I'm known to occasionally moan and cry about how much kits cost these days, but I don't really do it with much verve. I sometimes wince and grumble when I have to fork over $60 for some Tamiya or Academy armor kit, mostly because I remember when I was a kid that armor kits rarely cost more than $20. But then again, I have a lot more money today than back then, and a $50 kit is much easier to afford now than a $20 one back then.
The truth is that price alone rarely deters me from buying a kit. If I'm really interested in a kit, I'll buy it whether it costs ten dollars, twenty, or fifty. The Academy Ontos is a case in point: I knew I would have one no matter how much it cost, so I didn't even look at the price tag. Cost only really becomes a factor when the price tag approaches one hundred dollars, which is my cutoff. Below a hundred, it's a casual purchase. Above a hundred, it's getting to the point that it must be planned and may be so expensive it just isn't worth it. I've always wanted to have a nice 1/32nd scale F-15C Eagle, which to my mind is what an air superiority fighter should look like. But the last time I looked, the Tamiya kit was going for $135. Ouch. That's getting hard to justify.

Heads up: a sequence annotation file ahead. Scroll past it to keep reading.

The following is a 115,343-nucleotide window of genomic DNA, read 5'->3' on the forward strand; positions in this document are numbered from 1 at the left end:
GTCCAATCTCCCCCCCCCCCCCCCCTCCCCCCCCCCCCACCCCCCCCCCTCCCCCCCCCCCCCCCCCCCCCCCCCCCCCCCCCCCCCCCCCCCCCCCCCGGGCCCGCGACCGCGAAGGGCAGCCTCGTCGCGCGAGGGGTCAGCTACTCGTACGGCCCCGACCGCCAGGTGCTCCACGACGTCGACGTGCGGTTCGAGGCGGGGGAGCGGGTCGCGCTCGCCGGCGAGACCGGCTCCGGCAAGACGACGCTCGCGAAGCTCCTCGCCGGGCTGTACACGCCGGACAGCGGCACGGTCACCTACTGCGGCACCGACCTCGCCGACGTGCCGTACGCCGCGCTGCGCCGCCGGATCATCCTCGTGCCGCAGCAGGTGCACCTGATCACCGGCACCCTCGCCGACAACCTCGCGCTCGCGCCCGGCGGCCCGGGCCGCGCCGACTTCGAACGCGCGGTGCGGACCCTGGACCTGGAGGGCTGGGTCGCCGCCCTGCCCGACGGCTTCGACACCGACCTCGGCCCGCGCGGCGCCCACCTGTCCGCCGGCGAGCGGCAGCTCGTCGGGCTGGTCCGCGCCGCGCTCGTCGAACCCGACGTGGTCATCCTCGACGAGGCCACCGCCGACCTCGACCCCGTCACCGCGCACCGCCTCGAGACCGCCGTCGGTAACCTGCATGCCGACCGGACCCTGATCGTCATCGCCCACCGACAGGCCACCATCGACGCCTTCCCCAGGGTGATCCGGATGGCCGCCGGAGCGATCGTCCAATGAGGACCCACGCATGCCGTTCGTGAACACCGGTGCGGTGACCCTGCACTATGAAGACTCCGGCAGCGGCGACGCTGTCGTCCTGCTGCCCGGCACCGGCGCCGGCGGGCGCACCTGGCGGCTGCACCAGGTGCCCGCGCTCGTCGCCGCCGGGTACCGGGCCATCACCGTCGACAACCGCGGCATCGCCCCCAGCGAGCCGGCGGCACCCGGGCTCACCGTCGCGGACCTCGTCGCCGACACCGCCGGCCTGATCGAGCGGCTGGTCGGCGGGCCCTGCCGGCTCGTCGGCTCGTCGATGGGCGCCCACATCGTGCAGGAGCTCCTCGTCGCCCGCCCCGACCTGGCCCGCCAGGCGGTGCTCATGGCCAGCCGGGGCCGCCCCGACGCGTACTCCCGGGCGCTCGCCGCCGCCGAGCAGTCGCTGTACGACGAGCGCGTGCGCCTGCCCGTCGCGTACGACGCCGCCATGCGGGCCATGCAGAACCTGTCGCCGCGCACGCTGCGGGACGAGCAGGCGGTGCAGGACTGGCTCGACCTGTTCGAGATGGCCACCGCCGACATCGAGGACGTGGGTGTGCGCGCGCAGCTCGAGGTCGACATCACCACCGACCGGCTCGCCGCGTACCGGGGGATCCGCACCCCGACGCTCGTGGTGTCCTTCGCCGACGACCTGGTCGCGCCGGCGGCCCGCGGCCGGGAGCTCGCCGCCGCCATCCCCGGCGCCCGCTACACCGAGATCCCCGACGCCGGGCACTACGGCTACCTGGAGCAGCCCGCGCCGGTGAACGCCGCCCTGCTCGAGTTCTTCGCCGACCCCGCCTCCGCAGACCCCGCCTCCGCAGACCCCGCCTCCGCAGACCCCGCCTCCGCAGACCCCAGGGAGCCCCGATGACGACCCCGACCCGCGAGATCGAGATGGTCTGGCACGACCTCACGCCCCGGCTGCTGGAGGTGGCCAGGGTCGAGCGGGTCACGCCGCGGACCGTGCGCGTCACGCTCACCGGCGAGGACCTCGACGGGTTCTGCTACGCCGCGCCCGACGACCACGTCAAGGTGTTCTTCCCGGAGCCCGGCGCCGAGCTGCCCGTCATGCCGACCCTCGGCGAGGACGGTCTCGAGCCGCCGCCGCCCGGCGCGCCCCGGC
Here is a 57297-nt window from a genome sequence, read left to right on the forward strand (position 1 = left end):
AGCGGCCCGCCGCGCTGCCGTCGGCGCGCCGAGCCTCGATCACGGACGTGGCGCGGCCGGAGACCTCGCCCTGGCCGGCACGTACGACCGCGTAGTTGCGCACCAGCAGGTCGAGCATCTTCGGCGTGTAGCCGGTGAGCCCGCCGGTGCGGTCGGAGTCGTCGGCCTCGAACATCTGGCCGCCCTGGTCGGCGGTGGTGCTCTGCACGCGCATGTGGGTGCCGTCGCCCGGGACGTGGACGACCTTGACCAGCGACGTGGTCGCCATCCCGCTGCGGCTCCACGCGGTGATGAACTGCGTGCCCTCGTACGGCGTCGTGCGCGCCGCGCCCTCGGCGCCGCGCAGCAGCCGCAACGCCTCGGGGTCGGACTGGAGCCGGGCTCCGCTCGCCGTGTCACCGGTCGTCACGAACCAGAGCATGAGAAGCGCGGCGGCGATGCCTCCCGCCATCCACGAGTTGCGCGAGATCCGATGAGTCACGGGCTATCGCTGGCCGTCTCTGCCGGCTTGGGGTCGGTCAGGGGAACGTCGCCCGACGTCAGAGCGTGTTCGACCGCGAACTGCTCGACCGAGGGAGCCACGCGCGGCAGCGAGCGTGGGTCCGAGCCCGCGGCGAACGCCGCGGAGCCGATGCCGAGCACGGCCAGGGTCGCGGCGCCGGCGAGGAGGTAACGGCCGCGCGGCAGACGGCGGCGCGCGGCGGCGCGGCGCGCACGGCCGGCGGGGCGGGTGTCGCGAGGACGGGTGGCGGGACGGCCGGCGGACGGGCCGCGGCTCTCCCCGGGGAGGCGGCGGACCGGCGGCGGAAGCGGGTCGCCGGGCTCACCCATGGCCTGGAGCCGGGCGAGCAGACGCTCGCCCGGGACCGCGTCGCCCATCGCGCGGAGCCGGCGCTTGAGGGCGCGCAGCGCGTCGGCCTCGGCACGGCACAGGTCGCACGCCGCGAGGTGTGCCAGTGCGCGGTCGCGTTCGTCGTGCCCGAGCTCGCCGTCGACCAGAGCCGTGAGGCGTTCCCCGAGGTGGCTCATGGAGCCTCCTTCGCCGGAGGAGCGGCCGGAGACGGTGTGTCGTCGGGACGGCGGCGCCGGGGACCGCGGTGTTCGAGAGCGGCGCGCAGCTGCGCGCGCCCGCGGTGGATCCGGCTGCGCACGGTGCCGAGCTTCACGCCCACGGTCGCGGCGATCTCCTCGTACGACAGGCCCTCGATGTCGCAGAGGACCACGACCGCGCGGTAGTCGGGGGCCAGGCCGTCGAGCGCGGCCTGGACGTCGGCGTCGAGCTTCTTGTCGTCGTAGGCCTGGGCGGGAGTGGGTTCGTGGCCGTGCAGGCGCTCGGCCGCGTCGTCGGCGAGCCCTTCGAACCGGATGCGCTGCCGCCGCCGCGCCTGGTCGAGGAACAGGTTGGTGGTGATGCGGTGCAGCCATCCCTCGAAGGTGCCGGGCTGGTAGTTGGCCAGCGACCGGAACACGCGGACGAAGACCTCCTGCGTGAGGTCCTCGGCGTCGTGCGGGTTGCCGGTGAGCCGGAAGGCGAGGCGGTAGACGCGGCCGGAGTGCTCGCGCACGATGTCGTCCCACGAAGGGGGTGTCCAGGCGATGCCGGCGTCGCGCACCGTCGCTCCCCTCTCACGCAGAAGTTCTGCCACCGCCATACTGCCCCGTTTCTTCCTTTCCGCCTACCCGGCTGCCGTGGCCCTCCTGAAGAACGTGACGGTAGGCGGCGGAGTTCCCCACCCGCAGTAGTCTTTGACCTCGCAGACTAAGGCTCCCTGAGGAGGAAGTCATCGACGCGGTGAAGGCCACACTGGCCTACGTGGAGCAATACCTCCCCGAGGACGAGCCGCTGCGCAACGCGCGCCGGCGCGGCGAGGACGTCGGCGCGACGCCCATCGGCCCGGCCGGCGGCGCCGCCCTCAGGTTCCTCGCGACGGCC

I'm more prone to grouse about the number of parts in modern kits, especially armor kits. I was reading a review of some Chinese MBT in Model Military International that claimed that included 22 sprues of parts. Wow! I've built entire kits in the past that didn't have 22 parts, let alone 22 sprues of parts! Does an M4A1 Sherman really need 400+ parts? An M1117 Guardian with 300+ parts? A Flakpanzer-IV with over 900 parts??? Holy cow. I don't really want to sound like I'm complaining, because when it comes to models, more detail is better than less. But a 400-part Sherman, that's starting to sound like serious work! And the Flakpanzer? Never going to appear on MY workbench, I can tell you that.
!3th Century Medieval Wheel Clock
3 days ago